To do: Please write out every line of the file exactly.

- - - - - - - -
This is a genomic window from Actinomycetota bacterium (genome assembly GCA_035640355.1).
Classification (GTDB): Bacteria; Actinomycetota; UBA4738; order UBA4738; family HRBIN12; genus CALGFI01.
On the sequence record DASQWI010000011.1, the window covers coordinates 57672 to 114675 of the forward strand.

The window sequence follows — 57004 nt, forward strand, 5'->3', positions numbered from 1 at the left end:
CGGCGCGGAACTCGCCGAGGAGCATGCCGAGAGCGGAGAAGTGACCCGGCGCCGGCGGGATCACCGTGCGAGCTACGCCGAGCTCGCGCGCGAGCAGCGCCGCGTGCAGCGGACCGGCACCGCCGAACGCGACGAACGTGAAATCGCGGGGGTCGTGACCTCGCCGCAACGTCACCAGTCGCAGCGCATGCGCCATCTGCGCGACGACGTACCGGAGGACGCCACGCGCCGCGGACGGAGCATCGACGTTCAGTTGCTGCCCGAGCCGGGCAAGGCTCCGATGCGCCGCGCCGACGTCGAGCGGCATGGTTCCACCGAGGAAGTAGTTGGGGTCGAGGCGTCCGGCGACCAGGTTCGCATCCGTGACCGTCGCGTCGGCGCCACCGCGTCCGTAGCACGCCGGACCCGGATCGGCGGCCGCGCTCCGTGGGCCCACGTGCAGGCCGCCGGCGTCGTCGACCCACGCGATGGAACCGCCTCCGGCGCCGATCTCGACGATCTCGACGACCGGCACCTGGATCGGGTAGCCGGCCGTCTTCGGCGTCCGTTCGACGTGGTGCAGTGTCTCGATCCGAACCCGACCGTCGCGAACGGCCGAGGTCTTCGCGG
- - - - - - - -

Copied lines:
This is a genomic window from Actinomycetota bacterium (genome assembly GCA_035640355.1).
Classification (GTDB): Bacteria; Actinomycetota; UBA4738; order UBA4738; family HRBIN12; genus CALGFI01.
On the sequence record DASQWI010000011.1, the window covers coordinates 57672 to 114675 of the forward strand.

The window sequence follows — 57004 nt, forward strand, 5'->3', positions numbered from 1 at the left end:
CGGCGCGGAACTCGCCGAGGAGCATGCCGAGAGCGGAGAAGTGACCCGGCGCCGGCGGGATCACCGTGCGAGCTACGCCGAGCTCGCGCGCGAGCAGCGCCGCGTGCAGCGGACCGGCACCGCCGAACGCGACGAACGTGAAATCGCGGGGGTCGTGACCTCGCCGCAACGTCACCAGTCGCAGCGCATGCGCCATCTGCGCGACGACGTACCGGAGGACGCCACGCGCCGCGGACGGAGCATCGACGTTCAGTTGCTGCCCGAGCCGGGCAAGGCTCCGATGCGCCGCGCCGACGTCGAGCGGCATGGTTCCACCGAGGAAGTAGTTGGGGTCGAGGCGTCCGGCGACCAGGTTCGCATCCGTGACCGTCGCGTCGGCGCCACCGCGTCCGTAGCACGCCGGACCCGGATCGGCGGCCGCGCTCCGTGGGCCCACGTGCAGGCCGCCGGCGTCGTCGACCCACGCGATGGAACCGCCTCCGGCGCCGATCTCGACGATCTCGACGACCGGCACCTGGATCGGGTAGCCGGCCGTCTTCGGCGTCCGTTCGACGTGGTGCAGTGTCTCGATCCGAACCCGACCGTCGCGAACGGCCGAGGTCTTCGCGG